The key word is "objectively". In such cases there will be no consensus - no meeting of the minds of the parties. In Tekdata the court did apply the "last shot" approach, however there was no element of a need for written acceptance of the counter-offerer's standard terms. While the "last shot" analysis does promote certainty, it was expressly acknowledged that final standard terms could be ignored if an agreement to that effect "was necessarily to be inferred from the circumstances of the case" (para. 27).

"The question of whose conditions were intended to apply must be determined objectively on the basis of the proper interpretation of the documents which comprised the contract viewed objectively in their context. The focus must always be on what the parties must be taken, objectively, to have intended at the time when the contract was made" (Dyson LJ, para 30).

[20] In my judgment, the analysis which I have adopted is consistent with traditional principles of Scots contract law. The initial quotation was an offer to contract on certain terms, which could only be superseded on the written consent of the supplier. Assuming that the documents accompanying, though not referred to in the purchase order are to be regarded as potentially contractual documentation, they amounted to a counter-offer, which, amongst other things, set out a specific mechanism for their written acceptance. The goods were then forwarded without return of an executed agreement that the purchaser's terms should apply. This conduct was referable to the terms of the original quotation. At that stage the purchaser remained free to reject the goods, but they were accepted without demur, thus completing the agreement.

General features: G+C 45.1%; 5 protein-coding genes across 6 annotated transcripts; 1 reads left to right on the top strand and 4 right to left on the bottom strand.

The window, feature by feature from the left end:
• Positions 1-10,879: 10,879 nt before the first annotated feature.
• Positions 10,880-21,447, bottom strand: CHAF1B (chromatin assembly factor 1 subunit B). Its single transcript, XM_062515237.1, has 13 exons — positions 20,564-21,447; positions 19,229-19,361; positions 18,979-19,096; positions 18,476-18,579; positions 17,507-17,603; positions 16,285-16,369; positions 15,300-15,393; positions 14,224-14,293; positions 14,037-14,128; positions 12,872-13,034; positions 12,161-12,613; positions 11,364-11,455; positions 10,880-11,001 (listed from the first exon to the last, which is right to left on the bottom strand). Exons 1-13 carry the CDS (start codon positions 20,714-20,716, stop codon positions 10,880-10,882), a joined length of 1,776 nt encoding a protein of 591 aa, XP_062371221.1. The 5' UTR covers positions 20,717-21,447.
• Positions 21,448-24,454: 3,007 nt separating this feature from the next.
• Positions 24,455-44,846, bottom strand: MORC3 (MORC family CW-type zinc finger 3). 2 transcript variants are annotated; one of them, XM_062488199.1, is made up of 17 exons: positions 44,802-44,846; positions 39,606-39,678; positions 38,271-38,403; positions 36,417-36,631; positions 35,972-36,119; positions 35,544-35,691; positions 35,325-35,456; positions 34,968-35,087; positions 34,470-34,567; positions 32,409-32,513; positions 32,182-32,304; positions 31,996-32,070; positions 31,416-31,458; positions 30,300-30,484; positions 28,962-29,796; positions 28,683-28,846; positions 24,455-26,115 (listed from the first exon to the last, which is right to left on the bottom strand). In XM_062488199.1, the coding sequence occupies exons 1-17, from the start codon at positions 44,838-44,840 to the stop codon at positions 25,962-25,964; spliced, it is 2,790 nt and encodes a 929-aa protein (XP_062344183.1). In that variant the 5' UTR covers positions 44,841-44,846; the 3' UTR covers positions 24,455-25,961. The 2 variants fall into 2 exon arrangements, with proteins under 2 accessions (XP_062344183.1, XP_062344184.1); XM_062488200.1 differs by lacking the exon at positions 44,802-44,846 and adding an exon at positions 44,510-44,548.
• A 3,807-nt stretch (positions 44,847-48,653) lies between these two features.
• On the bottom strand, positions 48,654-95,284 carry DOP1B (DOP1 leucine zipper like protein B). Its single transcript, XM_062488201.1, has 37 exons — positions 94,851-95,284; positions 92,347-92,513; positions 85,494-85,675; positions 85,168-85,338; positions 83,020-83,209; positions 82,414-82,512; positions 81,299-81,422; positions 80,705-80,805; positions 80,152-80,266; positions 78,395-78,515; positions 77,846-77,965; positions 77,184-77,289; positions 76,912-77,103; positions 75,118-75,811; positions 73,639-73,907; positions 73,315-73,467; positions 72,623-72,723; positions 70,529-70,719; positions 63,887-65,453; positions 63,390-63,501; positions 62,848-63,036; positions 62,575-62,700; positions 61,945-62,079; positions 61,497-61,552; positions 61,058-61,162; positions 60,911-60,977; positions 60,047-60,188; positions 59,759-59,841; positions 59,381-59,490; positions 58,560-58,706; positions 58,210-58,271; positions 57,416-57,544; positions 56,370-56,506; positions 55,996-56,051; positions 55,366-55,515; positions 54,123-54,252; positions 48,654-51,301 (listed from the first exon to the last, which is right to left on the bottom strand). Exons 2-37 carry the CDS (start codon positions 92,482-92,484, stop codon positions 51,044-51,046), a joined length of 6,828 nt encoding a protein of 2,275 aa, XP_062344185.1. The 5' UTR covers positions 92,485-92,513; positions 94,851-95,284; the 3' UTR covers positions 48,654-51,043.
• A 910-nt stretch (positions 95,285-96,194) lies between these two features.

[21] This analysis is all the more cogent given the mismatch between the nature of the parties' contract and that envisaged in the documents which accompanied the defender's purchase order. In such circumstances there was all the more reason to require their written acceptance by the supplier before they would form part of the contract. Furthermore the pursuer was all the more entitled to assume that a document aimed at a construction contract, in respect of which an adjudication clause would be normal and apposite, would not apply to the parties' contract for the sale and supply of goods unless executed and returned to the purchaser. A different analysis might have applied if the documents forwarded by the defender expressly allowed for their acceptance simply by the supplying of the goods. However, on the contrary they proceeded upon the basis that the supplier would provide express written acceptance, and plainly that would have required to be intimated to the purchasers. Again it might have been different if the sending of the goods could only have been referable to the purchaser's conditions, but this is not such a case.

[22] Mr Maciver relied upon the decision in Butler Machine Tool Co . That decision turned very specifically upon its own facts - and in particular on the seller's signature and return of the tear-off acknowledgement form attached to the order, by which the seller expressly accepted the order upon the purchaser's terms and conditions. The point of distinction in the present case is that the equivalent of that express acceptance was not signed and was not returned to the supplier. I have considered the opinion of Lord Allanbridge in Uniroyal Ltd but find nothing in it which dissuades me from the above views. So far as relevant for present purposes, it was a case where the sending of the goods could only be referable to the purchaser's counter-offer.